Environment - 04.08.2020
Chemicals Inhibit Decomposition Processes - by Damaging Biodiversity
Chemicals Inhibit Decomposition Processes - by Damaging Biodiversity
Declines in the diversity and abundance of decomposers explain reductions in plant decay rates under the influence of chemical stressors, but not added nutrients. These are the new insights of a study published in the open access journal eLife. The global meta-analysis conducted by researchers at the German Centre for Integrative Biodiversity Research (iDiv), Leipzig University (UL) and the University of Namur in Belgium highlights the main anthropogenic effects on the biodiversity and functioning of ecosystems, and thus helps predicting the fate of different ecosystems around the world.

Environment - 04.08.2020
Identifying the Blind Spots of Soil Biodiversity
Identifying the Blind Spots of Soil Biodiversity
Soils harbour a substantial part of the world's biodiversity, yet data on the patterns and processes taking place below ground does not represent all relevant ecosystems and taxa. For example, tropical and subtropical regions largely remain a blind spot when it comes to soil biodiversity. This is one of the results of a new study published and led by scientists from the German Centre for Integrative Biodiversity Research, the Martin Luther University Halle-Wittenberg and Leipzig University.

Environment - Life Sciences - 29.07.2020
Smaller habitats worse than expected for biodiversity
Smaller habitats worse than expected for biodiversity
New international research breaks ground for the next generation of biodiversity forecasts No 131/2020 from Jul 29, 2020 Biodiversity's ongoing global decline has prompted policies to protect and restore habitats to minimize animal and plant extinctions. However, biodiversity forecasts used to inform these policies are usually based on assumptions of a simple theoretical model describing how the number of species changes with the amount of habitat.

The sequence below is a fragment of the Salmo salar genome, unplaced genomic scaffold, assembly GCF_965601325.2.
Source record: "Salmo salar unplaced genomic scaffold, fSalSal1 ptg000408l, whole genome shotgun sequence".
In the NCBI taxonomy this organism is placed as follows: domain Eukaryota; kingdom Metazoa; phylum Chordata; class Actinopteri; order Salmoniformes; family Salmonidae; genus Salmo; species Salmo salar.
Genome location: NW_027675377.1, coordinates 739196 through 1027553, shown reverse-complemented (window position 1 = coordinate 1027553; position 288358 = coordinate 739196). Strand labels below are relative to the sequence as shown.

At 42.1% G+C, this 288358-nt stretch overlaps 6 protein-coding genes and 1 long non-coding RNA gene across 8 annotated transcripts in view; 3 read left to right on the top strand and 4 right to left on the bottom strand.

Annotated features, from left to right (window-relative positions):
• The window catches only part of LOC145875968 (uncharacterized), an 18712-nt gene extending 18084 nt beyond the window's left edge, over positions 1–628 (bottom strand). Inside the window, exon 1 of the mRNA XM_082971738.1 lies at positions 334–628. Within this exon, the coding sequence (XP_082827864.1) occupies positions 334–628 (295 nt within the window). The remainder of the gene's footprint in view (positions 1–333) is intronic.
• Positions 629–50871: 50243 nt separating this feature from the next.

Environment - 22.07.2020
Restoring Nature
Restoring Nature
An abandoned space in the middle of Münster: in the historic medicinal plant garden, which hasn't been in use since 2016, nature can pretty much do what it likes. At least, it almost can - anyone who fights their way through an overgrown meadow between Einsteinstraße and Schlossgräfte will come across a clearing, about 50 square metres in size, on which meadow plants are arranged in rows of pots standing on black groundsheets.

Environment - Health - 21.07.2020
Cavefish have fewer cells of the innate immune system
Cavefish have fewer cells of the innate immune system
Adaptation of cavefish to low-parasite environment may provide autoimmune disease insight / Study published in "Nature Ecology & Evolution" Cavefish are small, live in tucked away places humans rarely go, and they're common enough that you can find them on every continent except Antarctica. But they also have another characteristic that seems surprising at first glance: They can tell researchers something about the occurrence of autoimmune diseases in humans.

Environment - Life Sciences - 10.07.2020
Long-Term Consequences Difficult to Predict
Long-Term Consequences Difficult to Predict
In a longitudinal study, an international research team led by Leipzig University has investigated the consequences of changes in plant biodiversity for the functioning of ecosystems. The scientists found that the relationships between plant traits and ecosystem functions change from year to year. This makes predicting the long-term consequences of biodiversity change extremely difficult, they write in "Nature Ecology & Evolution".

Economics / Business - Environment - 02.07.2020
Root Economics - Between Do-It-Yourself Strategies and Fungal Outsourcing
Root Economics - Between Do-It-Yourself Strategies and Fungal Outsourcing